Underrated Series – Part 3

Welcome to the latest edition of our new weekly blog series, The Underrated Series. Each week, we will highlight an important, often underrated component of marketing success.

Last week’s underrated topic was easy to use forms.

What are we underrating this week? Product design.

I don’t claim to be a design expert. Nor am I able to measure the exact business impact of strong product design vs. weak.

But what I do know – and what the point of this post is – is that product design must be, at least partially, a marketing function.

Steve Jobs knew this. The user interface teams behind some of today’s most popular apps know this.

The way something looks matters. It impacts how you are perceived by consumers. It impacts how users interact with your product. It can mean the difference between “oh my god, this is amazing”, and “oh okay, I get it”.

Take advantage of every chance to wow your customers. And product design, the way it looks and feels, is a big opportunity to do just that. So stop ignoring it.

Have something you think deserves more attention? Send us your suggestions for the Underrated Series using the comments below or submit them here.

Aiming for Perfection vs. Showing up First

There is a fine line between waiting to get something perfect before you release it/launch it/announce it/sell it/market it, and releasing something as soon as its ready in order to get there first/get there sooner/start making money. As far as I can tell from my own experience, a person is either on one side of the fence or the other in every single situation where this argument might come up. It most likely depends more on your own personality than the business decision at hand.

Here is the situation. You or your company is working on a new product, or website, or anything that will be released to the public. You can either work on it, test it, have meetings, correct it, and perfect it before ever taking it public. Or you can get a version of it working, and release it much sooner.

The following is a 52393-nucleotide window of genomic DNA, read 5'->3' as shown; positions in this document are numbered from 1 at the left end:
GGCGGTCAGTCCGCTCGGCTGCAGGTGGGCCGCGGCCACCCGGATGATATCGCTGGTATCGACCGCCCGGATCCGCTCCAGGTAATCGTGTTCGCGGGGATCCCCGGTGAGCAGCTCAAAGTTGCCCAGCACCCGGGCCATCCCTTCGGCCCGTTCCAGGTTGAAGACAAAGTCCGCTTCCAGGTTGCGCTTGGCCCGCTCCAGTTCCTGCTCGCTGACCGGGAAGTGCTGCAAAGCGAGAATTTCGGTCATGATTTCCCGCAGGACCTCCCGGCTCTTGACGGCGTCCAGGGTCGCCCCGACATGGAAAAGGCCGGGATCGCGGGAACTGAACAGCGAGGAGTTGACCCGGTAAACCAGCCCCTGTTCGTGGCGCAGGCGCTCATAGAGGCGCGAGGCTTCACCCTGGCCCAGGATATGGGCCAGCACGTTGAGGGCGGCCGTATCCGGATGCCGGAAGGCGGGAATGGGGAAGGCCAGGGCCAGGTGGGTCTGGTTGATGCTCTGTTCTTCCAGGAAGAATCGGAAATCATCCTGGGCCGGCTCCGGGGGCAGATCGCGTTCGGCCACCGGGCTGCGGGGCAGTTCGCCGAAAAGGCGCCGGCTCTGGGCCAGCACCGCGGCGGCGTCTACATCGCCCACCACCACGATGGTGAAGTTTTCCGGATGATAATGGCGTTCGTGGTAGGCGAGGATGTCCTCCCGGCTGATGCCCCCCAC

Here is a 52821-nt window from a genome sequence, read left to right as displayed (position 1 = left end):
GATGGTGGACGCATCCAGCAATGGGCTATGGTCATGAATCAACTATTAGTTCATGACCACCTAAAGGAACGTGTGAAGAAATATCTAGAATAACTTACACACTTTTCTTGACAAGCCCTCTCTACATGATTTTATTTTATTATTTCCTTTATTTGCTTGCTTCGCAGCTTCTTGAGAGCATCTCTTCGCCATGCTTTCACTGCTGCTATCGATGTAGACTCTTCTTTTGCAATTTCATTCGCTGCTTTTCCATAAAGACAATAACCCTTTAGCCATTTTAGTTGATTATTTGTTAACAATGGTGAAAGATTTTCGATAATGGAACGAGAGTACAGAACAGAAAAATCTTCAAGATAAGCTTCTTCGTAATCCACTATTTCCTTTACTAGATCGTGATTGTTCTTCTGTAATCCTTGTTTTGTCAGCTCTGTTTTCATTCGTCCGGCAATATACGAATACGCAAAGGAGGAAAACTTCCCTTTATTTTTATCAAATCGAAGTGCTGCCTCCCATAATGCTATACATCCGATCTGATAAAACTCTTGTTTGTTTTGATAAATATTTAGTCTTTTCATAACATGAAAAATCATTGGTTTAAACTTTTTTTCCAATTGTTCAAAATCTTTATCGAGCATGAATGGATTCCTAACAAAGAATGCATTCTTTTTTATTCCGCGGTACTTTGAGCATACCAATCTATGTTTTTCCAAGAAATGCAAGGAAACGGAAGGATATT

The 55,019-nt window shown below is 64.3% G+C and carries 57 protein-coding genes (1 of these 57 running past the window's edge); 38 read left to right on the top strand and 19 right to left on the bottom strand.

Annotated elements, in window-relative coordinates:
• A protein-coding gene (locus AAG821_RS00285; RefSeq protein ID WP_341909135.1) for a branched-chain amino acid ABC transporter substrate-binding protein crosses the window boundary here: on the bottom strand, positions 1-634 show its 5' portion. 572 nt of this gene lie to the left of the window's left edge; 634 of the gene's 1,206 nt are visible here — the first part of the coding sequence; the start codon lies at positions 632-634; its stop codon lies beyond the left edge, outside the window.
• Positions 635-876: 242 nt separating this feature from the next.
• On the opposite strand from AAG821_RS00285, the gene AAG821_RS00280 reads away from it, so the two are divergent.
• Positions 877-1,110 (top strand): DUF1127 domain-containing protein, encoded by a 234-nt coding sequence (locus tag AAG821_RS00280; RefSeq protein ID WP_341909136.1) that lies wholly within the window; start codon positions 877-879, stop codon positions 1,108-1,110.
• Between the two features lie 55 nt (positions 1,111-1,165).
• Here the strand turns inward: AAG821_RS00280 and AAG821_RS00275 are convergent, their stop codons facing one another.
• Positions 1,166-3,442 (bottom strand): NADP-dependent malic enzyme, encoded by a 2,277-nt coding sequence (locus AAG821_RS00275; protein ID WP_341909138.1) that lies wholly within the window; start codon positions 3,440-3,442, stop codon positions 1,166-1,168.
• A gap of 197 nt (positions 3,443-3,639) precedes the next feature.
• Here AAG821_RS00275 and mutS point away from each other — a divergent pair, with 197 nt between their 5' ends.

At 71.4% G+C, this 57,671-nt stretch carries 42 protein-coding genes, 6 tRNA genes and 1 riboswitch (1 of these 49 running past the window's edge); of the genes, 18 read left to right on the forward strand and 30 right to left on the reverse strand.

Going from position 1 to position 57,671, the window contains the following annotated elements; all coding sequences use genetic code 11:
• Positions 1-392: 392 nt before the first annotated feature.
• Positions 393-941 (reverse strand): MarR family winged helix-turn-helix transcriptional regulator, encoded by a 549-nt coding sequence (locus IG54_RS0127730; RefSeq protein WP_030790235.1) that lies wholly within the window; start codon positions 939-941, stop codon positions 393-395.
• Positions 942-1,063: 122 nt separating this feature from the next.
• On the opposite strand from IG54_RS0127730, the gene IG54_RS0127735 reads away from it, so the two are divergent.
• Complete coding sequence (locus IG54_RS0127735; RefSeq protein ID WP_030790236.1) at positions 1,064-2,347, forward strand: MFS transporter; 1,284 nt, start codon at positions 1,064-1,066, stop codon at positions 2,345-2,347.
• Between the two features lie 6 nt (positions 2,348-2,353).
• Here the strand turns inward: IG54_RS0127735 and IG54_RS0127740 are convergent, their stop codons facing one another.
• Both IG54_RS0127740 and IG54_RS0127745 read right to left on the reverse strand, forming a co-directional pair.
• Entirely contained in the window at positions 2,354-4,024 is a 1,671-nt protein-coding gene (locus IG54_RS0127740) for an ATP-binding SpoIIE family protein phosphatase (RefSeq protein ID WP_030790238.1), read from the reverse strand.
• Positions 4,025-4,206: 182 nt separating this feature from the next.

(In certain cases a product might need to be perfect before it’s released because of safety or other regulations, in which case this argument does not apply.)

Sometimes getting to market sooner will mean that you beat your competitors, which gives you a huge advantage in marketing and revenue potential. Sometimes getting to market sooner will mean there are more flaws in the end product that need correcting, which might end up being a customer service or PR nightmare. Sometimes getting to market sooner will mean capitalizing on a specific trend or timely event.

I stand firmly on the “get there faster” side of things. I always have. I think that when releasing something new for the first time, it’s best to keep it simple, get it done, and launch. Changes can always be made later to make it better, quicker, smoother, sexier. But perfection is unattainable. If you wait for something to be perfect before getting it to market, you will be waiting for a long time.

Where do you come in on this matter? Do you want something quicker or do you want something better, assuming you can’t have both? Share your opinions in the comments below.